More than half of all women expecting a child suffer onsets of morning sickness. It is generally brought about by a higher estrogen level, a lower blood sugar level, as well as the individual reaction to smells. Sickness symptoms often begin to manifest themselves early in the morning and wear away gradually into the afternoon.
The onsets of morning sickness can vary from mild attacks to bad nausea with vomiting impulses. The woman can’t get rid of the condition altogether but there are ways she can alleviate the symptoms and make them more bearable.
- Get sufficient rest during the night – make sure it is quiet and dark in the bedroom so that your sleep is uninterrupted, use a sleep mask and dark glasses or other means of shutting out possible disturbances. You can secure a comfortable position of your back and baby bump with a maternity body pillow. Daytime naps will also contribute to a better overall feeling. After you have eaten take some time before resuming your activities.
- Once you’ve woken up, never jump out of bed and avoid making abrupt movements, take it slow.
- Stay off fatty food and dishes that are heavily seasoned; caffeine should also be better avoided.
- It’s best not to go about with an empty stomach which may aggravate the feeling of nausea but eat small portions of food regularly throughout the day to keep up strength – it can subdue the symptoms significantly.
- Many mothers report that leading a physically active life helps assuage sickness even though there is a desire to stay idle when you’re feeling poor.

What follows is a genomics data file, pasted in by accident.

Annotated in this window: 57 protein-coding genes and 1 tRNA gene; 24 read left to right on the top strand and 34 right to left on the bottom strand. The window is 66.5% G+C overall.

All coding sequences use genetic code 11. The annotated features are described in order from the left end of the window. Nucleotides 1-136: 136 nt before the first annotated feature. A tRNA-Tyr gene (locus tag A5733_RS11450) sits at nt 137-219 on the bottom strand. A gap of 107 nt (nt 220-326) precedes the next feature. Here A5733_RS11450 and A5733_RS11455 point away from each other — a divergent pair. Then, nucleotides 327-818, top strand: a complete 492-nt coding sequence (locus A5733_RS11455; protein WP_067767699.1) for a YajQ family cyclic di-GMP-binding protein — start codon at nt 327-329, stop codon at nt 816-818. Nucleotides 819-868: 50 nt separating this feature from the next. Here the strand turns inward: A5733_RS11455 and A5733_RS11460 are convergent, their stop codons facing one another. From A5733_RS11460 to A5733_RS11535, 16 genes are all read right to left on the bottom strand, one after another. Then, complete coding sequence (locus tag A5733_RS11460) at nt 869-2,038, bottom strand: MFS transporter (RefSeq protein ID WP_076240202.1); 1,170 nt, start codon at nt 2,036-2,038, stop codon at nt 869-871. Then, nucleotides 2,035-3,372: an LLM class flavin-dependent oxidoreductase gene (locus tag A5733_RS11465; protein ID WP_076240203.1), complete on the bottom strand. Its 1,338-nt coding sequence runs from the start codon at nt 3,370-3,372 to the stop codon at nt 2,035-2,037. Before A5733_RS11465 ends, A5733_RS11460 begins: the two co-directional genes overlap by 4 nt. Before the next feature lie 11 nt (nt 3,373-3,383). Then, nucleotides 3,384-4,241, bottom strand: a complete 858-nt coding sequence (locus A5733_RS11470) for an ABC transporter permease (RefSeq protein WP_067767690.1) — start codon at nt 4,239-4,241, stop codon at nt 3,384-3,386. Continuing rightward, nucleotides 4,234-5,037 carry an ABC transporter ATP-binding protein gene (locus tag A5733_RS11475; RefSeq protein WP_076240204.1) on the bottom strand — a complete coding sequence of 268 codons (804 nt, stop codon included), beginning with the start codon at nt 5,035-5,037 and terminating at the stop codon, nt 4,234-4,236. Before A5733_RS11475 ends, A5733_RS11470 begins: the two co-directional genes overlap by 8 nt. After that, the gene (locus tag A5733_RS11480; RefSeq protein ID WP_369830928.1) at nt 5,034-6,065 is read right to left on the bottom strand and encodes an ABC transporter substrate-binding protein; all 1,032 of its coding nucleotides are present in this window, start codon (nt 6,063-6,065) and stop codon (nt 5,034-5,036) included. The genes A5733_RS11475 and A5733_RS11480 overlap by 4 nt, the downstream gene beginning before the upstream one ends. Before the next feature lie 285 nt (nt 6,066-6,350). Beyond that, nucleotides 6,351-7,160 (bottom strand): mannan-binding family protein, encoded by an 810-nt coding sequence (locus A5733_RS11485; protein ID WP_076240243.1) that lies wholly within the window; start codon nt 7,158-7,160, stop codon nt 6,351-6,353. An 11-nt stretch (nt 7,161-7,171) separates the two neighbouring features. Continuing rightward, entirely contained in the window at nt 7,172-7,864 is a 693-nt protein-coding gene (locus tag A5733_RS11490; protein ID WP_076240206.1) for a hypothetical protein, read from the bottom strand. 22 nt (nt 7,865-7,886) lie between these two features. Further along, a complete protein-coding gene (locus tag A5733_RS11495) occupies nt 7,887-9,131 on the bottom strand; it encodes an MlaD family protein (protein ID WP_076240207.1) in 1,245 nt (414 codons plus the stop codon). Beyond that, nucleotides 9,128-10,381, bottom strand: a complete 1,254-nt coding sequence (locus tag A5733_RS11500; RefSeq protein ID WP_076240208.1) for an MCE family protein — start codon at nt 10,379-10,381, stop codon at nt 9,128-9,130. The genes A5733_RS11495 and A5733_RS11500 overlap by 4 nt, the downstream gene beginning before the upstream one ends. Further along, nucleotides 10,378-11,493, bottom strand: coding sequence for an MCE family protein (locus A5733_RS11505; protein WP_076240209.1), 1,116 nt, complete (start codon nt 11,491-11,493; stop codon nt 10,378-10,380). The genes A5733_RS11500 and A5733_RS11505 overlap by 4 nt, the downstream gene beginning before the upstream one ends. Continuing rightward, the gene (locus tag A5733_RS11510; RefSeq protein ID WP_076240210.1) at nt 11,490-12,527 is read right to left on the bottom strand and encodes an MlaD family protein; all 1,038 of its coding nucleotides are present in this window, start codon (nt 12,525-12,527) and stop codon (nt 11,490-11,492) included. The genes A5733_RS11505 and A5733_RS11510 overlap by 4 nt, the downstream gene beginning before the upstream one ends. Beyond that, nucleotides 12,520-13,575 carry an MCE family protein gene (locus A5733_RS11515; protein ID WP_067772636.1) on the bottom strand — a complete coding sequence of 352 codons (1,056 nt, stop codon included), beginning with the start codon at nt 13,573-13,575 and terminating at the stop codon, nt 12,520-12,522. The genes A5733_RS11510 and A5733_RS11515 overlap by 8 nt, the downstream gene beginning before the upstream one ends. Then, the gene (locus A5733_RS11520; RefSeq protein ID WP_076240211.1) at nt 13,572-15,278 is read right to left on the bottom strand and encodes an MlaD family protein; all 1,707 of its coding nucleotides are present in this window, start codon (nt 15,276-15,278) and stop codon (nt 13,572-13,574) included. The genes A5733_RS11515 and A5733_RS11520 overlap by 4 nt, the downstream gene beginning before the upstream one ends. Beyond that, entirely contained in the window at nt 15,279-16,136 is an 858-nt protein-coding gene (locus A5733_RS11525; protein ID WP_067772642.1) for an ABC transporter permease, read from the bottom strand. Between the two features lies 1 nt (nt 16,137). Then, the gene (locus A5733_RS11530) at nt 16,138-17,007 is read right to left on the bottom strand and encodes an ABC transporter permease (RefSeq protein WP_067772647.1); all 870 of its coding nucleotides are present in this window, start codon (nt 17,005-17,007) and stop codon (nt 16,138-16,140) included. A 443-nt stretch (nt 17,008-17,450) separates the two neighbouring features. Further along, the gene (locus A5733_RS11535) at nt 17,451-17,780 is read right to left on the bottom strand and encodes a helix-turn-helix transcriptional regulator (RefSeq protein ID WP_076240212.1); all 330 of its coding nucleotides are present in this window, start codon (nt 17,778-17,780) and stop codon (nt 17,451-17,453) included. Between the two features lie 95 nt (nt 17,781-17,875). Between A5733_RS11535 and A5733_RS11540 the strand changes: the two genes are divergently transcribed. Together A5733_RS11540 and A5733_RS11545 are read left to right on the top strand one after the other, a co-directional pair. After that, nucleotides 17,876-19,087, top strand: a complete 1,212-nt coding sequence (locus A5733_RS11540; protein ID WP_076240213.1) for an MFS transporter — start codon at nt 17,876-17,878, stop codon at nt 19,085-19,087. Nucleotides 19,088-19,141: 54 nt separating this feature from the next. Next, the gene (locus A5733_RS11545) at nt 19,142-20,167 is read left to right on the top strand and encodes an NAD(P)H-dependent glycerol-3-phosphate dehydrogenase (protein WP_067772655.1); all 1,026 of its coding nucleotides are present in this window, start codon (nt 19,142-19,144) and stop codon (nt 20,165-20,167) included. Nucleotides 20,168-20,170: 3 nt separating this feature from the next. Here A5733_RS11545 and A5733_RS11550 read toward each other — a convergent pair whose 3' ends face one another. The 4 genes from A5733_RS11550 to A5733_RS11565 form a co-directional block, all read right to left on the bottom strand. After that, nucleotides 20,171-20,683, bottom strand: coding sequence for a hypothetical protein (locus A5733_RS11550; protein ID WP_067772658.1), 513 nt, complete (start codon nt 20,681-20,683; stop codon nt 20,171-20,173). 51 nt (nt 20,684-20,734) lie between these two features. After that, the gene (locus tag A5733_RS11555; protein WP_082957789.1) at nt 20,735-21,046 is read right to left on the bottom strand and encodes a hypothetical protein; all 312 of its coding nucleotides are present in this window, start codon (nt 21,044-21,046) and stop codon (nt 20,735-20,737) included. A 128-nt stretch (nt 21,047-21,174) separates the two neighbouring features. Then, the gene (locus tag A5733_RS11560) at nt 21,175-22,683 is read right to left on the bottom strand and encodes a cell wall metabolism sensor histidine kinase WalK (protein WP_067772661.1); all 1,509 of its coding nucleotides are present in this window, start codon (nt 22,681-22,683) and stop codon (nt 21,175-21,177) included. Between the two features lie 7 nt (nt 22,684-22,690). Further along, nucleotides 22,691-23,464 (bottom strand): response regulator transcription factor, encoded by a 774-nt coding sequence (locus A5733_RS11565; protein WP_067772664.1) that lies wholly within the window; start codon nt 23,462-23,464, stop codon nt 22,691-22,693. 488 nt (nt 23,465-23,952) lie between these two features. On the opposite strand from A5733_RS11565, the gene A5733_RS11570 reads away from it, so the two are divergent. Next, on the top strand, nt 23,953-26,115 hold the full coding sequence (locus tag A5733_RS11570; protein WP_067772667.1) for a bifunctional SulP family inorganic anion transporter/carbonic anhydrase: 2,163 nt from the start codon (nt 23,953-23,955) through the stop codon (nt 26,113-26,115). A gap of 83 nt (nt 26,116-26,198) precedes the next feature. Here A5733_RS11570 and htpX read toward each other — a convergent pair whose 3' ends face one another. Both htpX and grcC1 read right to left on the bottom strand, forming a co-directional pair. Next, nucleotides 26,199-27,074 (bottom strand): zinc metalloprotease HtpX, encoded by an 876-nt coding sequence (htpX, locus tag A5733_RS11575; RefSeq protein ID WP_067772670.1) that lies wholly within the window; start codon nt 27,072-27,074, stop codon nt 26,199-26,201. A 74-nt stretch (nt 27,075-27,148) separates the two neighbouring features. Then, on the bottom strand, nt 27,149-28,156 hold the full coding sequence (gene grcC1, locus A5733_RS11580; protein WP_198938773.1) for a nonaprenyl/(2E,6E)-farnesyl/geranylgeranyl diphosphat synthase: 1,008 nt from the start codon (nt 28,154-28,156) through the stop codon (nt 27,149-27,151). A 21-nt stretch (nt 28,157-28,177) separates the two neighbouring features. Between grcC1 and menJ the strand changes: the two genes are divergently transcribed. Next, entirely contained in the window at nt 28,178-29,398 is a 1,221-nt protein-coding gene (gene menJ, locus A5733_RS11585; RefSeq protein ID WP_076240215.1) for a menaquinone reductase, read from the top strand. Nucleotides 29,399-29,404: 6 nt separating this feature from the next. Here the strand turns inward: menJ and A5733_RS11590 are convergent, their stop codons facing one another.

- A well-hydrated body is conducive to good health, especially during pregnancy. Eight glasses are considered to constitute a normal dose of drink per day. In some cases women find it hard to drink so much during an onset of sickness, but they really should try to since dehydration aggravates nausea. If you have to make yourself drink, it’s easier to do this with cold beverages.
- Ginger is known as a means of calming down the stomach, and, according to scientists, it also helps control nausea. You can get some relief with a little cold ginger ale or water or other drinks with a slice of ginger added.
- You can start taking children’s vitamins instead of regular pre-natal vitamins – they are easier on the stomach.
- Acute nausea and vomiting may in some cases be caused by acid reflux. The stomach acid level and the consequent vomiting impulses can be controlled by antacid medication taken before sleeping, but you should consult your doctor about it – just like you should about taking any medicine.